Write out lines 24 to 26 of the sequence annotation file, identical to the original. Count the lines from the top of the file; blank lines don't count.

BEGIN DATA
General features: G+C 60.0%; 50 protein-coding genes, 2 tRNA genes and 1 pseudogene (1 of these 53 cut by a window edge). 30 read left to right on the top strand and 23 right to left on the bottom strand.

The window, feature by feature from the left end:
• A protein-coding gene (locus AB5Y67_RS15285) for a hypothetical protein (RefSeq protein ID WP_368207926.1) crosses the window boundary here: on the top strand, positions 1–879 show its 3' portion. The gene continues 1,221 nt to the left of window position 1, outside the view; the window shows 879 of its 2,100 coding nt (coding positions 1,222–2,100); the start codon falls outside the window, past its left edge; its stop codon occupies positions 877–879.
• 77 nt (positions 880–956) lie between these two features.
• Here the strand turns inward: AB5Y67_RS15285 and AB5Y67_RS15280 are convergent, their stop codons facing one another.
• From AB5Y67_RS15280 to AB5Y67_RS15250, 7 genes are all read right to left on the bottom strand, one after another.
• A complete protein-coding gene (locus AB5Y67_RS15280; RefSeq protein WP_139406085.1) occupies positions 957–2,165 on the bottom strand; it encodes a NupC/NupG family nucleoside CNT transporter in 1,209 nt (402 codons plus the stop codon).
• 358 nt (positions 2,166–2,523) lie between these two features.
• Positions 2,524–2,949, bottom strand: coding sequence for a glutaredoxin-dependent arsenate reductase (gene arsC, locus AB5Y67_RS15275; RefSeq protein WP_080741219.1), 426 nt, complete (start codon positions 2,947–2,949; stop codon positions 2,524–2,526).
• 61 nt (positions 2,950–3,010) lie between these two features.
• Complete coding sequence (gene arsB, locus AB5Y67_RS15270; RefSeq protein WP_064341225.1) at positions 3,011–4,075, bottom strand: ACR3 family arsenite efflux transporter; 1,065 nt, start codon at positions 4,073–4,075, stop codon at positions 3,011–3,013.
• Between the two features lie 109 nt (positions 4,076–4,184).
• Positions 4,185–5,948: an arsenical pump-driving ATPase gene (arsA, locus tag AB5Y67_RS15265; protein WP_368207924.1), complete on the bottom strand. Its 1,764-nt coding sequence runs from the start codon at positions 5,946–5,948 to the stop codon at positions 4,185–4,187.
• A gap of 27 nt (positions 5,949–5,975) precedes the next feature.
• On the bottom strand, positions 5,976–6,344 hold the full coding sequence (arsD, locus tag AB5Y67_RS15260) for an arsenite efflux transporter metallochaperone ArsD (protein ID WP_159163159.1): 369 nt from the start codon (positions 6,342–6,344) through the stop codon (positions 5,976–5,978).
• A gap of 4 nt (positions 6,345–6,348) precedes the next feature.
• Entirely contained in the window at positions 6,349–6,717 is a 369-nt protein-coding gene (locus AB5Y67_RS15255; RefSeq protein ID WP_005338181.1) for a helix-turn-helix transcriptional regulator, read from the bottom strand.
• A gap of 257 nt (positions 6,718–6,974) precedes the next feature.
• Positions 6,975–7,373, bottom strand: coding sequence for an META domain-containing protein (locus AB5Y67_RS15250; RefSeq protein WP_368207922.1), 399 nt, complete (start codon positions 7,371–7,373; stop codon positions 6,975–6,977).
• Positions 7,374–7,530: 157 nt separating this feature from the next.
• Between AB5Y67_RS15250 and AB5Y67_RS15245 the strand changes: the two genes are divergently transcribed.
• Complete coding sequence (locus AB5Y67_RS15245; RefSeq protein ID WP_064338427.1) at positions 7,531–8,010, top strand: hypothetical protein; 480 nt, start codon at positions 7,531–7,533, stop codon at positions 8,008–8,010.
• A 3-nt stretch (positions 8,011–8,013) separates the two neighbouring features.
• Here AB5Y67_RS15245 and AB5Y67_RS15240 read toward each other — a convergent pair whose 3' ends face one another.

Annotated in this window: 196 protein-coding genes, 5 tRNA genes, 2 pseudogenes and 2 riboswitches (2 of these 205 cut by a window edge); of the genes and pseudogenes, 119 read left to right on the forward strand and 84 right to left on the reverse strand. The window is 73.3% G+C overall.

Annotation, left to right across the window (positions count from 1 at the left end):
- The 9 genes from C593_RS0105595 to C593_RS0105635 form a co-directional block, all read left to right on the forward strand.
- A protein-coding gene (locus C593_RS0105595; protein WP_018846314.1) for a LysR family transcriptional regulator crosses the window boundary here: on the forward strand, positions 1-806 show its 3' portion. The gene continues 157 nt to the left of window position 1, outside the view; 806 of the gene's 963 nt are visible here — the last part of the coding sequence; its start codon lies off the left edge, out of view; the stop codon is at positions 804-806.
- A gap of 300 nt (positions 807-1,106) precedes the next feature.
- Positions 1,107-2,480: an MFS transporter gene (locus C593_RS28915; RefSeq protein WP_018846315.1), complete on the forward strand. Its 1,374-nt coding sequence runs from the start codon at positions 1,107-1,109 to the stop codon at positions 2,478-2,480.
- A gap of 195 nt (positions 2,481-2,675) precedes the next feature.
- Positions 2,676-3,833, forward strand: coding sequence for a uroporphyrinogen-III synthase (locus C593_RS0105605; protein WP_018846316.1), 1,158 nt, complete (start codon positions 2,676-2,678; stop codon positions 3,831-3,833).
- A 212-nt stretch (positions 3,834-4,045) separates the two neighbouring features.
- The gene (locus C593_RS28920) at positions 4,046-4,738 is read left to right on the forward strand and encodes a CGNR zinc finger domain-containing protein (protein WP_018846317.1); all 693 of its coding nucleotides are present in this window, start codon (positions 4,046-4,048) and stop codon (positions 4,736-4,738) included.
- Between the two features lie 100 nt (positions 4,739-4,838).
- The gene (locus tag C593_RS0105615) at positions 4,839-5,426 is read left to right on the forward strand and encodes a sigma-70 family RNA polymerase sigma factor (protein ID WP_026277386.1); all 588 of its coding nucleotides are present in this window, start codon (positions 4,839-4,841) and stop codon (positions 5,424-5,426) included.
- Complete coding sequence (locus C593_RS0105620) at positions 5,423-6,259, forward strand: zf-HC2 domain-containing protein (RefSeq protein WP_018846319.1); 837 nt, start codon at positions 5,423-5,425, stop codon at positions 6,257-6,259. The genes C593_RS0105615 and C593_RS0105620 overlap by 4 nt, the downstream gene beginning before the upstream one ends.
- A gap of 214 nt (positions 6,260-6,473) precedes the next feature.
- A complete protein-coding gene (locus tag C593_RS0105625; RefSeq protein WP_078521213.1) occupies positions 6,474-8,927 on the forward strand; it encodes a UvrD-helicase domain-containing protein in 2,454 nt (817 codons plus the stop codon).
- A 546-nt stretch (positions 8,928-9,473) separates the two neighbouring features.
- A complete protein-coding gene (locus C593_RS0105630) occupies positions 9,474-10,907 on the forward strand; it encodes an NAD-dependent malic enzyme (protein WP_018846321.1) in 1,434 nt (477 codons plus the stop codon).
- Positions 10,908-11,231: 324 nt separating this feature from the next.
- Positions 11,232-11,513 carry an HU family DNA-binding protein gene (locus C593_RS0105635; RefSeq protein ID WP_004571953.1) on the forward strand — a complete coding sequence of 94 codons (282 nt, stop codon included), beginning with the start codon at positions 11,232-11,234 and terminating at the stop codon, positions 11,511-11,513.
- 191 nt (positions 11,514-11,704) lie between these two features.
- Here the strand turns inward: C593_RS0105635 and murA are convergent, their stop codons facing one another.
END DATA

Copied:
• Here AB5Y67_RS15245 and AB5Y67_RS15240 read toward each other — a convergent pair whose 3' ends face one another.

Annotated in this window: 196 protein-coding genes, 5 tRNA genes, 2 pseudogenes and 2 riboswitches (2 of these 205 cut by a window edge); of the genes and pseudogenes, 119 read left to right on the forward strand and 84 right to left on the reverse strand. The window is 73.3% G+C overall.

Annotation, left to right across the window (positions count from 1 at the left end):